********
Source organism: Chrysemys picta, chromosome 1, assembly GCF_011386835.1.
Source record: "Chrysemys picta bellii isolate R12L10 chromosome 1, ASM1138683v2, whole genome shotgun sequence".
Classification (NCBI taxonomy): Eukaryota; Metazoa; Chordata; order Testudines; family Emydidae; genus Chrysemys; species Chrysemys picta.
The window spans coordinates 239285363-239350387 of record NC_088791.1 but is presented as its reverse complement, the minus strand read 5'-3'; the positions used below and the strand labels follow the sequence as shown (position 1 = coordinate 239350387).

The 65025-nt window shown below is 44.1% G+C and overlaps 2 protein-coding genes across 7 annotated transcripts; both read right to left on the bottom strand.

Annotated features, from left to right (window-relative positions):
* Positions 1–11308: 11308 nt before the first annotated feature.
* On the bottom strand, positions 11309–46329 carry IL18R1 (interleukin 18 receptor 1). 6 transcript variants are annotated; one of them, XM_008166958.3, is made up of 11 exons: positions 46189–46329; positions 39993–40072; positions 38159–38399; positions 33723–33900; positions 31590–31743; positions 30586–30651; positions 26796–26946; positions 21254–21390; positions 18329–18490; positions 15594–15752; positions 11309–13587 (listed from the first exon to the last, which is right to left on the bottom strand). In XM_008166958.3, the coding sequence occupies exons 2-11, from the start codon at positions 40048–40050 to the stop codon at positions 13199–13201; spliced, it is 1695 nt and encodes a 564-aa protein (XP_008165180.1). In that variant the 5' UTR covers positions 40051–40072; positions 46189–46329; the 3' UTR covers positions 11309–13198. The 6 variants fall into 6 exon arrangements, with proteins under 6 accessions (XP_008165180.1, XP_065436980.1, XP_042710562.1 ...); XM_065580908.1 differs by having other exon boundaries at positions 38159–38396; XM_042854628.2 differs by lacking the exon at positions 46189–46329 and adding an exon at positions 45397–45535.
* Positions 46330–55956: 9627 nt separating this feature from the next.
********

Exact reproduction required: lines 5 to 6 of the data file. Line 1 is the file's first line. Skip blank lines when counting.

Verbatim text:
The 65025-nt window shown below is 44.1% G+C and overlaps 2 protein-coding genes across 7 annotated transcripts; both read right to left on the bottom strand.

Annotated features, from left to right (window-relative positions):